In this article, Devonshire-Ellis, details, by country, what he has learned during 2017, and what 2018 may bring in terms of opportunities
Singapore has quietly been embracing new digital technologies; transforming its massive logistics and port infrastructure and all the industries that support that transformation. Efficiency, not size, is the key word here, something Chinese developers may care to note. The city remains at the forefront of ease of doing business rankings, and, as noted above, is now moving well ahead of Hong Kong in competitiveness and infrastructure. Our billing into Singapore rose by 30 percent in 2017, and we are expecting the upward FDI trend to continue as international businesses from Europe, North America, and Australasia utilize the city as a regional hub for ASEAN, Indian, and Chinese trade and investment.
Cambodia, Laos, and Myanmar
Of these, Myanmar is perhaps the most enigmatic though its human capital ranking is dreadful, with little talent to recruit. It remains largely a self-sufficient agricultural based population with entire towns and villages raising smallholding crops for basic survival. It remains the preserve of big ticket investors or rock and roll cross border traders in Chinese and Indian goods, and can be expected to remain like this for at least another decade. Laos has similar issues, is mountainous and landlocked. Cambodia is perhaps more interesting from the FDI perspective, and remains a viable alternative to Vietnam, with its cheaper wages. But this is offset against poor infrastructure. While the investment field is changing, these countries are not for first time investors into Asia
The country is booming, and has plenty of infrastructure opportunities. Jakarta is suffering from the typical Asian boom – not enough infrastructure to cope – but this will change over time. Ports and transport infrastructure development are all being put in place, and local manufacturers have finally got over the China hangover of the China-ASEAN Free Trade Agreement, and are starting to compete across South-East Asia. Ports such as Surabaya are attractive for Australia trade. Dezan Shira & Associates will be funding a specific Jakarta office development in 2018; staff are already on the ground and we see FDI requirements already walking through the door. It’s a huge country, still opening up, and not without its frustrations, but Indonesia will be an FDI star for the next five to ten years.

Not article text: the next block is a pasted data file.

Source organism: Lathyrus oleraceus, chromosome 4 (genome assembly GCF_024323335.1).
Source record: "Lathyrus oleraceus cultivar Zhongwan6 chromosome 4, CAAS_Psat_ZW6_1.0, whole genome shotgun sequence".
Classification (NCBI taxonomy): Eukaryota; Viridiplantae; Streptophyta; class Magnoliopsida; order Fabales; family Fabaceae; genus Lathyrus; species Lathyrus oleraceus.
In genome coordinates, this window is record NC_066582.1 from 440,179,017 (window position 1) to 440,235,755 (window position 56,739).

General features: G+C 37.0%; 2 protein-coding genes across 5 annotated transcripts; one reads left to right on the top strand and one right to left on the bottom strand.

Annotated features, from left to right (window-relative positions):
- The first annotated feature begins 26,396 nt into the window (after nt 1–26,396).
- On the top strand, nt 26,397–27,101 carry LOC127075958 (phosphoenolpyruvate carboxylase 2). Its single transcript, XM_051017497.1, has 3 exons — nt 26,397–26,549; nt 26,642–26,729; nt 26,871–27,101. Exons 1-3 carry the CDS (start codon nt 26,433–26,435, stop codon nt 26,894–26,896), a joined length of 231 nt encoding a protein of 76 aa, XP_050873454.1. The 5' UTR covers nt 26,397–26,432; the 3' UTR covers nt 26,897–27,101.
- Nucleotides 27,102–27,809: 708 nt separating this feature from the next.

Malaysia is quietly doing its thing, and has been active in courting Chinese investment. Links between the country and Thailand are improving, giving hope that the much-vaunted China-Singapore high speed train service may yet come into play. The country has several free trade and special economic areas serving Chinese investments, the only potential criticism is that the incentives for them do not always extend to non-Chinese investors. Otherwise, steady as she goes.
The Philippines, too, is experiencing something of a boom, albeit with the typical Asian city demands being placed on creaking infrastructure. That is changing though, and development is expanding out from Manila and into increasingly attractive suburbs. Manila’s gaming industry has proved a bit hit with gamblers from mainland China and the rest of ASEAN, while improvements in the overall FDI environment for foreign investors are also being subjected to opening up and reform. As Chinese labor becomes expensive, the Philippines is fast becoming a regional outsourcing hub.
The military coup saw FDI tail off in Thailand, but a much needed political and economic stability has been injected into the country as it goes through another of its periodic ‘cooling off’ decades. It’s now a good time to invest in Thailand as tempers cool, and the country gets back to the business of being an Asian Tiger economy rather than a politically argumentative battleground between left and right. Steady as she goes.
Vietnam has secured its position as a serious manufacturing rival to China, and has been booming. Foreign investment has been pouring into cities such as Ho Chi Minh, with an influx of expatriates finding the mix between Vietnamese work ethics and nearby beaches too good to miss. Hanoi to the north attracts service investments and businesses connecting with China and Yunnan Province, but HCMC remains the FDI star. Infrastructure and productivity continue to improve, and the country has demonstrated that it is able to take on China and compete.
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